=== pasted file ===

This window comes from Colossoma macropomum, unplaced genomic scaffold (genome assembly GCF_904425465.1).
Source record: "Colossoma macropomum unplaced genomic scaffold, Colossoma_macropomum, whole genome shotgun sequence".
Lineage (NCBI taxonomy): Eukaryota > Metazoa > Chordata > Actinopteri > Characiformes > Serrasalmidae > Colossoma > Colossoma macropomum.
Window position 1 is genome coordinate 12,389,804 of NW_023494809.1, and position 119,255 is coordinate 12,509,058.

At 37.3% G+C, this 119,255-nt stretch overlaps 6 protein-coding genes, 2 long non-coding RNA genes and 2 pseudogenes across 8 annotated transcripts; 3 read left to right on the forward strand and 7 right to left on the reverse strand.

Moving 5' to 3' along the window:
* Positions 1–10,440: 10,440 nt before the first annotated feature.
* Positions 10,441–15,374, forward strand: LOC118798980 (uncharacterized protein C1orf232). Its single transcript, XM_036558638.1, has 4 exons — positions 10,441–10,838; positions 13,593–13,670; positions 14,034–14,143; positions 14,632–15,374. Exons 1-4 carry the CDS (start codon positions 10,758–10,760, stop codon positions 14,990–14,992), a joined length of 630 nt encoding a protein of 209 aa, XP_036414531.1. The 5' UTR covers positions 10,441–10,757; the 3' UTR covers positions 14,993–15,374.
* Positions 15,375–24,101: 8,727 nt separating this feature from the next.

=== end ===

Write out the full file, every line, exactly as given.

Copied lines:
This window comes from Colossoma macropomum, unplaced genomic scaffold (genome assembly GCF_904425465.1).
Source record: "Colossoma macropomum unplaced genomic scaffold, Colossoma_macropomum, whole genome shotgun sequence".
Lineage (NCBI taxonomy): Eukaryota > Metazoa > Chordata > Actinopteri > Characiformes > Serrasalmidae > Colossoma > Colossoma macropomum.
Window position 1 is genome coordinate 12,389,804 of NW_023494809.1, and position 119,255 is coordinate 12,509,058.

At 37.3% G+C, this 119,255-nt stretch overlaps 6 protein-coding genes, 2 long non-coding RNA genes and 2 pseudogenes across 8 annotated transcripts; 3 read left to right on the forward strand and 7 right to left on the reverse strand.

Moving 5' to 3' along the window:
* Positions 1–10,440: 10,440 nt before the first annotated feature.
* Positions 10,441–15,374, forward strand: LOC118798980 (uncharacterized protein C1orf232). Its single transcript, XM_036558638.1, has 4 exons — positions 10,441–10,838; positions 13,593–13,670; positions 14,034–14,143; positions 14,632–15,374. Exons 1-4 carry the CDS (start codon positions 10,758–10,760, stop codon positions 14,990–14,992), a joined length of 630 nt encoding a protein of 209 aa, XP_036414531.1. The 5' UTR covers positions 10,441–10,757; the 3' UTR covers positions 14,993–15,374.
* Positions 15,375–24,101: 8,727 nt separating this feature from the next.